Thanks to rapid technological advances over the past decade, computers and mobile devices can now be easily adapted at little or no cost for people with a wide range of disabilities. Such progress has been a boon to Kathy Peery, who joined the U.S. Department of Energy in 1977. The legislative specialist, blind since high school, uses audible cues to navigate the touch screen of her iPhone. To go through her e-mail, she uses a program that reads her messages aloud in a synthetic voice.
“You get so that you can read things at a pretty fast pace,” she says.
Peery has other accommodations as well, including a guide dog, Bea, who helps her navigate Capitol Hill. “If I go into the Dirksen Senate Office Building, as long as I go to the third floor, my dog will pretty much find the Senate Energy Committee because we’ve been there so many times,” she says.
Strong Work Ethic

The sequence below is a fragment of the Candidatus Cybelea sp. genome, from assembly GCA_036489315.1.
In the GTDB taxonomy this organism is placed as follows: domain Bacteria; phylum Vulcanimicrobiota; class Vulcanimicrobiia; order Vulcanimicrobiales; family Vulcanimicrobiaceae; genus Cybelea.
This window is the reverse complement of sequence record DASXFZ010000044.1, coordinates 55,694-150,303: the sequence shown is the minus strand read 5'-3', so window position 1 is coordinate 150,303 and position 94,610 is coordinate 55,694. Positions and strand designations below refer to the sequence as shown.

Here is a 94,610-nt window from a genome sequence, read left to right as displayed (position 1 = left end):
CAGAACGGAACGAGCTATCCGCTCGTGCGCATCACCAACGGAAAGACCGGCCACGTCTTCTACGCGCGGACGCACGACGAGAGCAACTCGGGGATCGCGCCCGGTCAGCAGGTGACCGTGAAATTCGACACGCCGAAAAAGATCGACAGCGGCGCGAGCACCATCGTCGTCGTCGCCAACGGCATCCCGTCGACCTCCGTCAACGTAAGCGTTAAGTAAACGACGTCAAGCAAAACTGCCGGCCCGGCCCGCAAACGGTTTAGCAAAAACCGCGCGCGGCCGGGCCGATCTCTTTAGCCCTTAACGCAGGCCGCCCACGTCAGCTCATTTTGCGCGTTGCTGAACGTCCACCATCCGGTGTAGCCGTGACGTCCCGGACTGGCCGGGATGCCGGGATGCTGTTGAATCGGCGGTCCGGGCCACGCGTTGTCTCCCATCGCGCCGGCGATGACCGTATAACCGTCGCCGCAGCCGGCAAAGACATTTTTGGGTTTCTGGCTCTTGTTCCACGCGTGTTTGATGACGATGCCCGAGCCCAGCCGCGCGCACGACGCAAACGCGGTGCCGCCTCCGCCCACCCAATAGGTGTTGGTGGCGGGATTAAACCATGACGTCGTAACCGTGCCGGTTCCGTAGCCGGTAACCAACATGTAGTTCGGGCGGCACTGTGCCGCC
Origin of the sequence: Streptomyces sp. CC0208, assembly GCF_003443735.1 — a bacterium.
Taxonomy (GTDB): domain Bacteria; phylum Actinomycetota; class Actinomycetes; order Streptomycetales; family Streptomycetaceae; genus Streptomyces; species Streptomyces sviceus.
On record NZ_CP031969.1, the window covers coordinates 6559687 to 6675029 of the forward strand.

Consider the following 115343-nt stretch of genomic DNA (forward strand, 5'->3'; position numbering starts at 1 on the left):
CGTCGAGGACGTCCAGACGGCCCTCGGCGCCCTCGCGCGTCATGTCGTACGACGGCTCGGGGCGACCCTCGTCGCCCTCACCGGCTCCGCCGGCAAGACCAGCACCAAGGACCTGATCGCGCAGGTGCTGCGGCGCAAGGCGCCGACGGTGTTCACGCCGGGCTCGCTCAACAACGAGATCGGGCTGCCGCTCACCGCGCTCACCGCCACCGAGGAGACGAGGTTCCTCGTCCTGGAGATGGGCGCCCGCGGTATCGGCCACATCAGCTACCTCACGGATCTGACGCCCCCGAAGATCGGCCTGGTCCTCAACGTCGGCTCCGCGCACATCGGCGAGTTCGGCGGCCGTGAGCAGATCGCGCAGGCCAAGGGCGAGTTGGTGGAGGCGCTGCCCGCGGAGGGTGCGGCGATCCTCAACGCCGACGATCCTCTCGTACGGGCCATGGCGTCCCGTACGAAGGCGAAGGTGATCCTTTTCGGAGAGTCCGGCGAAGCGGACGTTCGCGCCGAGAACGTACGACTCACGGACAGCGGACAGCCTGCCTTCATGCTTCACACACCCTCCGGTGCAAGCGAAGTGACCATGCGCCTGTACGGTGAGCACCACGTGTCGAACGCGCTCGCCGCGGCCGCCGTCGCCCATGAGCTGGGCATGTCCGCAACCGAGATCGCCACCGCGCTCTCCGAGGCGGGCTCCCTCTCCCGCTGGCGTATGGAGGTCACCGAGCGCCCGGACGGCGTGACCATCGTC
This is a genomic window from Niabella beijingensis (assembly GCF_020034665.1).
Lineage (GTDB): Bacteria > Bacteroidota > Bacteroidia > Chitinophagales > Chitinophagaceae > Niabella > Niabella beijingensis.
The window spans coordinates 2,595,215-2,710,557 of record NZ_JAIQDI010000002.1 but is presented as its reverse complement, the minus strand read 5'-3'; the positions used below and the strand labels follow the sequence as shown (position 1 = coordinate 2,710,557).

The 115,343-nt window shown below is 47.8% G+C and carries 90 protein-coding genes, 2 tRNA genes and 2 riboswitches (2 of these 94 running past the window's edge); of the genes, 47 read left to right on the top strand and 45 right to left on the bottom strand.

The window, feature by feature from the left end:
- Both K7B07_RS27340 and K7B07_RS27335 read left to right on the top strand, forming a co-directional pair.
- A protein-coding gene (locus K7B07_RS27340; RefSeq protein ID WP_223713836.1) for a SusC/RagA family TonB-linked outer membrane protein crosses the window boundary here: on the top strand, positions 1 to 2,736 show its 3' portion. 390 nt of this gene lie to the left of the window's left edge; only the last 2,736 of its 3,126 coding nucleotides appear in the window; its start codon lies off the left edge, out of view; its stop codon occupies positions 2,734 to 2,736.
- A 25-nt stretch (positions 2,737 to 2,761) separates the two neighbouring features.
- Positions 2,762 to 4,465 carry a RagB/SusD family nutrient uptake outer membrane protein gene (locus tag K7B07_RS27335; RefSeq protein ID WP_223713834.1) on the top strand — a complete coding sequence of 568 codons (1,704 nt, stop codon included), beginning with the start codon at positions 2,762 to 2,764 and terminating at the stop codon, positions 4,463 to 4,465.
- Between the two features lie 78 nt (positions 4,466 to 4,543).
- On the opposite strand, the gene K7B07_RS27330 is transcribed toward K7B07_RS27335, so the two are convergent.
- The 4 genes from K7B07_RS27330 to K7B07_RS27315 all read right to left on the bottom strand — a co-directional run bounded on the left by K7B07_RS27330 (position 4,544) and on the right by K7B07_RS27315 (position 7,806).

Another misconception is that people with disabilities aren’t as reliable as other workers. In fact, many experts and advocates will attest to the opposite. Walgreen Co. has found that individuals with disabilities perform their jobs as well as or better than other employees at the company’s distribution centers, with an absentee rate that is almost 30 percent lower. Employees with disabilities make up more than 40 percent of the workforce at two of Walgreen’s distribution centers, under a model it began developing a decade ago.
“When you strategically do workplace inclusion, you’re going to have a return on investment,” says James Emmett, a former Walgreen disability program manager who now runs a national consulting firm in Lafayette, Ind.